He said it was not indicative of the overall program, adding that more than 1,000 new volunteers had signed up for the program since the group withdrew.

Rye denied a news report that the group withdrew because its members did not want to sign a contract agreeing not to fight the Syrian government of President Bashar al-Assad.

He said that, while U.S. officials had been clear the program was to train fighters to combat Islamic State, the only document participants had to sign was one committing them to promote respect for human rights and the rule of law, a mandate issued by the U.S. Congress.

(There is No more Islamic State, but the USA is still claiming to fight ISIS because it need this scapegoat to keep a military presence in Syria and Iraq.)

Reporting by David Alexander. Editing by Andre Grenon


Qu’a-t-on à prouver ?

Par Vivrelibre

Vouloir se prouver à nous-même notre capacité est la conséquence que nous sommes deux en nous-même… Une partie « qui est » et une autre partie « qui se veut ». (On est plusieurs quand on sent qu’on a besoin de se prouver?)

Cette volonté est rendue possible par la distinction mentale plus ou moins franche entre le réel et le virtuel, entre l’idéal et le concret, entre le présent et l’avenir. (l’abstrait et les facts?)

Mais, si nous sommes capables de créer et de nous réinventer nous-même, qu’est-ce qui fait que nous y soyons intérieurement contraint ? (Rien de tangible ne se materialize sans des contraints que le monde et nous-meme on s’impose)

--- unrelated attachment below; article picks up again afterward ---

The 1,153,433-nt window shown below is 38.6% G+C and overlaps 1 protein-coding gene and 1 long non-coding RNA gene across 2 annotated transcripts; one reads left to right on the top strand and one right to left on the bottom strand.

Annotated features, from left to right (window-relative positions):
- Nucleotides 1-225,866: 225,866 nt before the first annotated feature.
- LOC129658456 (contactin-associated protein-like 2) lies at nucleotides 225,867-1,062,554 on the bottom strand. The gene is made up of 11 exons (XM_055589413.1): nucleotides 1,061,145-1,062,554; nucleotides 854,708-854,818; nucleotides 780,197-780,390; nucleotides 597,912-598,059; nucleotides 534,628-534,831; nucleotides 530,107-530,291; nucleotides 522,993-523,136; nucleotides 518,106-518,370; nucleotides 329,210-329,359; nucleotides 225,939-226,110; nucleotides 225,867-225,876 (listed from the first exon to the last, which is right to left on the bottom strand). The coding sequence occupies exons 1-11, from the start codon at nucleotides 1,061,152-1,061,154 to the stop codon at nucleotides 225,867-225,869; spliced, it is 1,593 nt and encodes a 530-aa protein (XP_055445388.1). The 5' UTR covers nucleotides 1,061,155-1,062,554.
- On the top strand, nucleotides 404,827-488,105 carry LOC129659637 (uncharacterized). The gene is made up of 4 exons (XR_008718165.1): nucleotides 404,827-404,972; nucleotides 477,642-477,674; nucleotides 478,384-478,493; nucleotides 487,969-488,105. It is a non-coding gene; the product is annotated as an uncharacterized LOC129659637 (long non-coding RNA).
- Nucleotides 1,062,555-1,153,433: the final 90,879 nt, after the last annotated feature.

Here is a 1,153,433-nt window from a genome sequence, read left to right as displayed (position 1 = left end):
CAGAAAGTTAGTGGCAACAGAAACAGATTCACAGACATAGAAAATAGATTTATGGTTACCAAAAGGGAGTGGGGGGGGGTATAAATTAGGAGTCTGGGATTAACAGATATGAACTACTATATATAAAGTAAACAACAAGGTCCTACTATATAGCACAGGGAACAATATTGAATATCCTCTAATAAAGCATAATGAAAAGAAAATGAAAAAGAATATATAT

Quel mécanisme intérieur nous pousse à nous prouver des choses ?

Pourquoi ne pas se contenter de ce qui est et de ce que nous sommes dans ce « ce qui est » ? Quelle force intérieure nous met en effort pour accoucher d’un avenir plus fort, plus beau ou plus bon ? (Ce sont les communautes et institutions qui ont la responsibilite’ d’offrire les opportunites pour qu’un individu se transform)

Il y a ce fameux principe d’entéléchie cher à Aristote qui nous pousse à admettre que tout ce qui est animé, tout ce qui vit, tend à s’accomplir en force et en harmonie. Tout individu naît et croît. Où la Vie, c’est précisément « cette intentionnalité à croître, à dominer et à explorer… » (L’intentionalite’ ne vient jamais du neant)

Ainsi sommes-nous peut-être tout bonnement porté par cet élan vital qui nous pousse à nous accomplir et à être en recherche de puissance et de perfection. Mais il y a souvent dans l’ambition humaine une sorte de trouble lié à l’excès et à l’abus.

Quand l’objet et l’intensité que nous mettons dans nos ambitions font défaut au second principe du développement de la Vie : la nécessité de l’équilibre et le besoin d’harmonie.

La plupart des humains sont malades (en disharmonie).

Soit parce qu’ils sont en panne d’ambition (car cassés par les brimades des plus forts et par les rouages de la société industrialisée), soit parce qu’il sont devenus esclaves de celle-ci… Et il y a en cela quelque chose à décortiquer du côté de notre psyché.

Un être en très bonne santé mentale aura développé une saine ambition, c’est à dire une ambition qui compose harmonieusement entre son potentiel et son actuel, entre son désir et son possible, entre son intérêt à lui et l’intérêt des autres.

Mais, la plupart des gens n’agissent pas dans leur profond intérêt mais agissent pour les intérêts superficiels d’autrui et se plient à l’autorité du plus fort (nos parents, nos patrons et tous les pouvoirs extérieurs auxquels nous nous soumettons). (The attitude of the Silent majority)